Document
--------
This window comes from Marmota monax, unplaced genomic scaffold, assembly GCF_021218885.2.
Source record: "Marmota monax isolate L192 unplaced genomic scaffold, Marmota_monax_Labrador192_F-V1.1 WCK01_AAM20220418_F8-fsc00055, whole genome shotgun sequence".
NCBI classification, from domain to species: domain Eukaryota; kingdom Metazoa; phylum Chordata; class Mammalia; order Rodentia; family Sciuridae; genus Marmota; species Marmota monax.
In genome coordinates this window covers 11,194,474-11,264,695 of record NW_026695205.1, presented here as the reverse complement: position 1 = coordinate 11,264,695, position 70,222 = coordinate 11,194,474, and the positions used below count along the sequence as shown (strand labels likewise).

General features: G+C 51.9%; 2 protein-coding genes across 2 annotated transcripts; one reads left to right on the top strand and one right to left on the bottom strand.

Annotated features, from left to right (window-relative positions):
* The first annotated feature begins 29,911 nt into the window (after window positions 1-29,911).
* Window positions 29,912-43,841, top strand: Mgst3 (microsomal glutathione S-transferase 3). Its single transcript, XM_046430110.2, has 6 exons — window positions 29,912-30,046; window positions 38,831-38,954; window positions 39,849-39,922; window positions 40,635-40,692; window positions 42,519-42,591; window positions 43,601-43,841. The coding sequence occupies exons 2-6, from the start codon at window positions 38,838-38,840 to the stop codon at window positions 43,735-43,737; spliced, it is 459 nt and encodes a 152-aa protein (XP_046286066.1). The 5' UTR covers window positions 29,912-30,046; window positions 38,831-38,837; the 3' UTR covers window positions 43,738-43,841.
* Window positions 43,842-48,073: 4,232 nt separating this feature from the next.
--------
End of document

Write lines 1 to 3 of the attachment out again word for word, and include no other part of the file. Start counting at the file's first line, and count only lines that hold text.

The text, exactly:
This window comes from Marmota monax, unplaced genomic scaffold, assembly GCF_021218885.2.
Source record: "Marmota monax isolate L192 unplaced genomic scaffold, Marmota_monax_Labrador192_F-V1.1 WCK01_AAM20220418_F8-fsc00055, whole genome shotgun sequence".
NCBI classification, from domain to species: domain Eukaryota; kingdom Metazoa; phylum Chordata; class Mammalia; order Rodentia; family Sciuridae; genus Marmota; species Marmota monax.